5 ways to write sharp, catchy infographic copy

Infographics are about more than images—the text is important, too. Apply these tips to ensure your visual aids deliver as much value as possible.

Infographics are one of the most popular promotional tools.

They are extremely effective for both marketing and education, and people with the most basic design skills can make them.

It is important that your infographics provide viewers with value, and there are strategies you can employ with your text to ensure your infographic is catchy. Here are five ways to build a memorable, shareable infographic:

1. Don’t overload infographics with text.

Visual aids should be appealing to the eye. Graphics that are overloaded with text will instantly put readers off.

You have only a few seconds to grab people’s attention. One way to deter readers quickly is to saturate your infographic with too many words.

2. Use power words.

Keep long-winded verbiage to a minimum, and use a few power words instead.

Some words sell; others deter. Once your infographic is in the final design stages, share it with a few outside parties for feedback on your word choice. One wrong word can influence the way people perceive your infographic.

3. Link to excess content.

If you have more information than will fit in your image, include a URL to an article that goes into more detail on the topic. (Use a URL shortener, such as bit.ly, to create custom URLs.)

Because infographics generally don’t include hyperlinks, make the addresses short and easy to remember so people will take the time to view them.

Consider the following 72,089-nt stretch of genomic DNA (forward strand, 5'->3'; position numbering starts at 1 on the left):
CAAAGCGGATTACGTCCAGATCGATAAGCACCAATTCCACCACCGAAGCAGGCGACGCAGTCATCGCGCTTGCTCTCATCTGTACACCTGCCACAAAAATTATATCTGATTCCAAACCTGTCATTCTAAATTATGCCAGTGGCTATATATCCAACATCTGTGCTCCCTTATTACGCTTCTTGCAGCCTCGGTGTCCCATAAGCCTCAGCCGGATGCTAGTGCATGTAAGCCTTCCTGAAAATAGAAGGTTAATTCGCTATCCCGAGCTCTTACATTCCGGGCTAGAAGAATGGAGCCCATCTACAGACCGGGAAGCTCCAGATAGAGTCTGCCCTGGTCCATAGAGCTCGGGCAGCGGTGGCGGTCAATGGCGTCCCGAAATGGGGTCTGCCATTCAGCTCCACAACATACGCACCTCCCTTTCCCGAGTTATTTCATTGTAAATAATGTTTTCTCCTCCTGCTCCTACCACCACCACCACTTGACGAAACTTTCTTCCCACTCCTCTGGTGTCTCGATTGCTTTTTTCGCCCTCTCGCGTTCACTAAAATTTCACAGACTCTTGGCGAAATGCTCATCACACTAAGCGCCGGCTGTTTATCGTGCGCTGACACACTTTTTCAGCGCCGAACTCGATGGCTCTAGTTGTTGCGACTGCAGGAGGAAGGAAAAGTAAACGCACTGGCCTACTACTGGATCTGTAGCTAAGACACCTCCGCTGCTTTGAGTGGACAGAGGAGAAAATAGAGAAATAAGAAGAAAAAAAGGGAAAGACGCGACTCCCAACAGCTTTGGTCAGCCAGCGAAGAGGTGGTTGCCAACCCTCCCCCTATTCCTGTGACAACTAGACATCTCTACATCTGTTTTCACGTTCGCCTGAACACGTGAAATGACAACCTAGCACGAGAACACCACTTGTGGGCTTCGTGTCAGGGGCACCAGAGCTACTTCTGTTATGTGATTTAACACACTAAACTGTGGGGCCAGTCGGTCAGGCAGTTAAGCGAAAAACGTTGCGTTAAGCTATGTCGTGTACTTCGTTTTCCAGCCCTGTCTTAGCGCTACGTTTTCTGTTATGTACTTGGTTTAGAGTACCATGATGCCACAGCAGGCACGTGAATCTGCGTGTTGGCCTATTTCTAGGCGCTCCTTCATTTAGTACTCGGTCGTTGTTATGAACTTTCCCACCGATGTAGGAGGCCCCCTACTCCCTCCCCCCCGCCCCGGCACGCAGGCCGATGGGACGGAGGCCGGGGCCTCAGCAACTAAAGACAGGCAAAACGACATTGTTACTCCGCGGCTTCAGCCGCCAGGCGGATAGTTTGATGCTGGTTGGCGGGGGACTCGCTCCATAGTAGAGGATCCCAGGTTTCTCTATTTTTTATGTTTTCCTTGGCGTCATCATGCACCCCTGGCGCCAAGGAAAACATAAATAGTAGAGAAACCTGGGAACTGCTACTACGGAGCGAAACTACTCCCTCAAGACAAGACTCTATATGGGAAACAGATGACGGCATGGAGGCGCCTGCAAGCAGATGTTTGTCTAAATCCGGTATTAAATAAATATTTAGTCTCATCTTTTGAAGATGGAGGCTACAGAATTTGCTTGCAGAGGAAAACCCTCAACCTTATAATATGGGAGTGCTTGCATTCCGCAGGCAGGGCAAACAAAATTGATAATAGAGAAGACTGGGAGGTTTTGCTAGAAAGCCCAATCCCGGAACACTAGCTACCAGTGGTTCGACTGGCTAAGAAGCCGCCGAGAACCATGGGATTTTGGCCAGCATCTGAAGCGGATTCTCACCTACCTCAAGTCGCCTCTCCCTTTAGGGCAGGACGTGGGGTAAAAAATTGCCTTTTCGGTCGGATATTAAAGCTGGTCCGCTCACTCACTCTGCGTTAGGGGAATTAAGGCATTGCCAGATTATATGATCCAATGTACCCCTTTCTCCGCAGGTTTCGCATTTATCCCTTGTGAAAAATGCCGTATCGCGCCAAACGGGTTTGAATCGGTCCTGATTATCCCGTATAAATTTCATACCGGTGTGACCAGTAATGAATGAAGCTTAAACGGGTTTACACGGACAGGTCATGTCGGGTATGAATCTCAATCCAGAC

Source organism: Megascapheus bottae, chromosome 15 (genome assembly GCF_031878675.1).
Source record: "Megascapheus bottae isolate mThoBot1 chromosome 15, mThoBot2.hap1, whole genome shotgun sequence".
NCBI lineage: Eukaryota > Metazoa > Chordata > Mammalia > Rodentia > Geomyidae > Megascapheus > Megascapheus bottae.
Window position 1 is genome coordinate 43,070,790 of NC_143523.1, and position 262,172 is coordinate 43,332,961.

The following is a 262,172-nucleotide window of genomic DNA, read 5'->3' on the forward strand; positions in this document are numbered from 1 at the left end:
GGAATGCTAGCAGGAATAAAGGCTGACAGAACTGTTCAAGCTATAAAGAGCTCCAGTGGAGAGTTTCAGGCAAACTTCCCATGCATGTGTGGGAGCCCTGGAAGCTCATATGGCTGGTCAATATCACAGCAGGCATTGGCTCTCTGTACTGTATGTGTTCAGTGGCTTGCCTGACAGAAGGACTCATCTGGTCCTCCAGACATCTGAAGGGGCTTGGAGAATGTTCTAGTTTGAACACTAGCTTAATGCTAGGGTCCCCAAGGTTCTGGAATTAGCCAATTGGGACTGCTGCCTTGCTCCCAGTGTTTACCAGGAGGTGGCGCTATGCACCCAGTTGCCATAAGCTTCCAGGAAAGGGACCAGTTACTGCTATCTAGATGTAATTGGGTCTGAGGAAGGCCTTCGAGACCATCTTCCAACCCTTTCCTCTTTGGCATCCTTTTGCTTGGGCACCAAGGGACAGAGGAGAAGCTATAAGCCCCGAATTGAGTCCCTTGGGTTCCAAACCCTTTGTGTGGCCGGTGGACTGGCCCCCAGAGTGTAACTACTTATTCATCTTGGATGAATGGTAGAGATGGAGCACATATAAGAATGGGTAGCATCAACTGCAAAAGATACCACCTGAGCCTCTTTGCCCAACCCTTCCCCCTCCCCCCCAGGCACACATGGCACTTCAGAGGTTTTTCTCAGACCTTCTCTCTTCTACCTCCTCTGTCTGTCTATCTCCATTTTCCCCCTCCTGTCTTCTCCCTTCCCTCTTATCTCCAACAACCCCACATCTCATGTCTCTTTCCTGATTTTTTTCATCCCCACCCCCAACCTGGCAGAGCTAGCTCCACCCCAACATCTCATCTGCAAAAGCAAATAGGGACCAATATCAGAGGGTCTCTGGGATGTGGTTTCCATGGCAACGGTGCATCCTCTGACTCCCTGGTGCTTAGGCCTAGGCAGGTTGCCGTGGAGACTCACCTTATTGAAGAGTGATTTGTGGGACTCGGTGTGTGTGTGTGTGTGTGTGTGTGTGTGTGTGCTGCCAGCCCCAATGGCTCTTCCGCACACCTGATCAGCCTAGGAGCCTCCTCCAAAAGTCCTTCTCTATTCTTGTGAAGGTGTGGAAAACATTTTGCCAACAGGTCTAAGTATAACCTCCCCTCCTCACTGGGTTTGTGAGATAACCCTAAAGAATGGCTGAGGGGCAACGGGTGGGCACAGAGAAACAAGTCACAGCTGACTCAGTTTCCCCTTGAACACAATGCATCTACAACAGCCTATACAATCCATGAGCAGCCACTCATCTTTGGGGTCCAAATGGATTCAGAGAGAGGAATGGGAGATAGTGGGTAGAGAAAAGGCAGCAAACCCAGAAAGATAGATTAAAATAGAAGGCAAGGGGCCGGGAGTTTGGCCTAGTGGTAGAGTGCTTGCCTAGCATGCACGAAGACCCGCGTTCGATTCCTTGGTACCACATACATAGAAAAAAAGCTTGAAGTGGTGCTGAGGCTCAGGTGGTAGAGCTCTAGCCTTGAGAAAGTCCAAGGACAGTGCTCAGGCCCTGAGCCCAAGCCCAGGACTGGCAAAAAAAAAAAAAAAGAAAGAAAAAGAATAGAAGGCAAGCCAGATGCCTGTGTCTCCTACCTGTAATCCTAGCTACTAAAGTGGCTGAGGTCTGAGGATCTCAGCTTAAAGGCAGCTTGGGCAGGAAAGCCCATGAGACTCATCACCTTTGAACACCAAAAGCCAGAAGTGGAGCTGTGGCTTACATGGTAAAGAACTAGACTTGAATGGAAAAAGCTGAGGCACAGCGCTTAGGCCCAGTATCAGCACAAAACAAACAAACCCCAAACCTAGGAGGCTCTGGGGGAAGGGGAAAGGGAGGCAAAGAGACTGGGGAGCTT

4. Remember typography’s importance.

If you aren’t familiar with typography, do a little research before you create your infographic.

Fonts can say as much about a message as a word or color. The same word written in different fonts can express completely different meanings to the viewer.

Common fonts such as Times New Roman and Arial are safe and professional, but they’re also a bit boring. Use fonts that fit your message and work well together.

5. Use empty space efficiently.

In a university-level drawing class, one of the first elements students learn is how to take advantage of empty space. An editor or book designer takes a raw manuscript and makes more changes related to empty page space than proofreading.

When designing an infographic, don’t flood every inch of the image with content. Leave some space open for the viewer’s eye to wander. This helps ensure that people will see everything on the page.

Now, take all you’ve read here and apply it to your next infographic. Then compare that infographic to your previous infographics.

If you weren’t already implementing these concepts, you will see a notable change for the better.

Florence Mendoza is a content writer and online marketing specialist at Buy an Essay writing company. A version of this article originally appeared on Spin Sucks.

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